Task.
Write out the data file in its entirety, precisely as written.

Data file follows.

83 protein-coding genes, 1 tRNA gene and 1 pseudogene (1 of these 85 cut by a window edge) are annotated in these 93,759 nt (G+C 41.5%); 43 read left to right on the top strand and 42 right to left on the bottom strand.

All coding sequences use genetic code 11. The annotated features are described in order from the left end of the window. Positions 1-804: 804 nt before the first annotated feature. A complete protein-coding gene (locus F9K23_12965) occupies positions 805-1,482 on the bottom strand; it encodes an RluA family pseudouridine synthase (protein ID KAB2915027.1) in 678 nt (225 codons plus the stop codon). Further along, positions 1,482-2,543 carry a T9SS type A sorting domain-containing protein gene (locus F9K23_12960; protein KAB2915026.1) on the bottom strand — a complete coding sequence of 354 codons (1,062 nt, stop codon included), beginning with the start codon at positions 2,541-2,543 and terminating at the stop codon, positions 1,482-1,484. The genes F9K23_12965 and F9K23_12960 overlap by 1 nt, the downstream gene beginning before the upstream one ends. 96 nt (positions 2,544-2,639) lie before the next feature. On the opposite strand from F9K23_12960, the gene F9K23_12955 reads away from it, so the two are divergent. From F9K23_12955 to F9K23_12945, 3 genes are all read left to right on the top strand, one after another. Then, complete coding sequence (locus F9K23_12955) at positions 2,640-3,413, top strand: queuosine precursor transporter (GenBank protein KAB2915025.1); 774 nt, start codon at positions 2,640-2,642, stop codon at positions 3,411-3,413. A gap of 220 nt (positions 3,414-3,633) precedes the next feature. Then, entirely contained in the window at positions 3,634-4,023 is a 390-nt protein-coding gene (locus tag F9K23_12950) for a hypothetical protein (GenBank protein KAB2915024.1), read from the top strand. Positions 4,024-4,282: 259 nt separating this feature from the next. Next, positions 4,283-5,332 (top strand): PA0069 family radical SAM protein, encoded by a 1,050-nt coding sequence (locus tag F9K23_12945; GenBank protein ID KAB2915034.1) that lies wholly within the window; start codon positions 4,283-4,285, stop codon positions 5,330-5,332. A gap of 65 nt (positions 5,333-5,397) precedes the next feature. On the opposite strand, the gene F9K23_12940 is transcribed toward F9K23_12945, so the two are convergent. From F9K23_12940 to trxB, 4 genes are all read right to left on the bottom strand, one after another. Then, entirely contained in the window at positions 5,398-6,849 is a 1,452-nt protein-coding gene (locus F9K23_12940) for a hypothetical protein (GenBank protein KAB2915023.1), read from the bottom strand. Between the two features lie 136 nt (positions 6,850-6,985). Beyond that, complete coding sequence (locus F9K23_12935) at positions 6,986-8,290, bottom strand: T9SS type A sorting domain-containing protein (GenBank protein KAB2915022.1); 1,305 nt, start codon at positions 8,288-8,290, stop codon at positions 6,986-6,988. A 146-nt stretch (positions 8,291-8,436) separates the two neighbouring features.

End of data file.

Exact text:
83 protein-coding genes, 1 tRNA gene and 1 pseudogene (1 of these 85 cut by a window edge) are annotated in these 93,759 nt (G+C 41.5%); 43 read left to right on the top strand and 42 right to left on the bottom strand.

All coding sequences use genetic code 11. The annotated features are described in order from the left end of the window. Positions 1-804: 804 nt before the first annotated feature. A complete protein-coding gene (locus F9K23_12965) occupies positions 805-1,482 on the bottom strand; it encodes an RluA family pseudouridine synthase (protein ID KAB2915027.1) in 678 nt (225 codons plus the stop codon). Further along, positions 1,482-2,543 carry a T9SS type A sorting domain-containing protein gene (locus F9K23_12960; protein KAB2915026.1) on the bottom strand — a complete coding sequence of 354 codons (1,062 nt, stop codon included), beginning with the start codon at positions 2,541-2,543 and terminating at the stop codon, positions 1,482-1,484. The genes F9K23_12965 and F9K23_12960 overlap by 1 nt, the downstream gene beginning before the upstream one ends. 96 nt (positions 2,544-2,639) lie before the next feature. On the opposite strand from F9K23_12960, the gene F9K23_12955 reads away from it, so the two are divergent. From F9K23_12955 to F9K23_12945, 3 genes are all read left to right on the top strand, one after another. Then, complete coding sequence (locus F9K23_12955) at positions 2,640-3,413, top strand: queuosine precursor transporter (GenBank protein KAB2915025.1); 774 nt, start codon at positions 2,640-2,642, stop codon at positions 3,411-3,413. A gap of 220 nt (positions 3,414-3,633) precedes the next feature. Then, entirely contained in the window at positions 3,634-4,023 is a 390-nt protein-coding gene (locus tag F9K23_12950) for a hypothetical protein (GenBank protein KAB2915024.1), read from the top strand. Positions 4,024-4,282: 259 nt separating this feature from the next. Next, positions 4,283-5,332 (top strand): PA0069 family radical SAM protein, encoded by a 1,050-nt coding sequence (locus tag F9K23_12945; GenBank protein ID KAB2915034.1) that lies wholly within the window; start codon positions 4,283-4,285, stop codon positions 5,330-5,332. A gap of 65 nt (positions 5,333-5,397) precedes the next feature. On the opposite strand, the gene F9K23_12940 is transcribed toward F9K23_12945, so the two are convergent. From F9K23_12940 to trxB, 4 genes are all read right to left on the bottom strand, one after another. Then, entirely contained in the window at positions 5,398-6,849 is a 1,452-nt protein-coding gene (locus F9K23_12940) for a hypothetical protein (GenBank protein KAB2915023.1), read from the bottom strand. Between the two features lie 136 nt (positions 6,850-6,985). Beyond that, complete coding sequence (locus F9K23_12935) at positions 6,986-8,290, bottom strand: T9SS type A sorting domain-containing protein (GenBank protein KAB2915022.1); 1,305 nt, start codon at positions 8,288-8,290, stop codon at positions 6,986-6,988. A 146-nt stretch (positions 8,291-8,436) separates the two neighbouring features.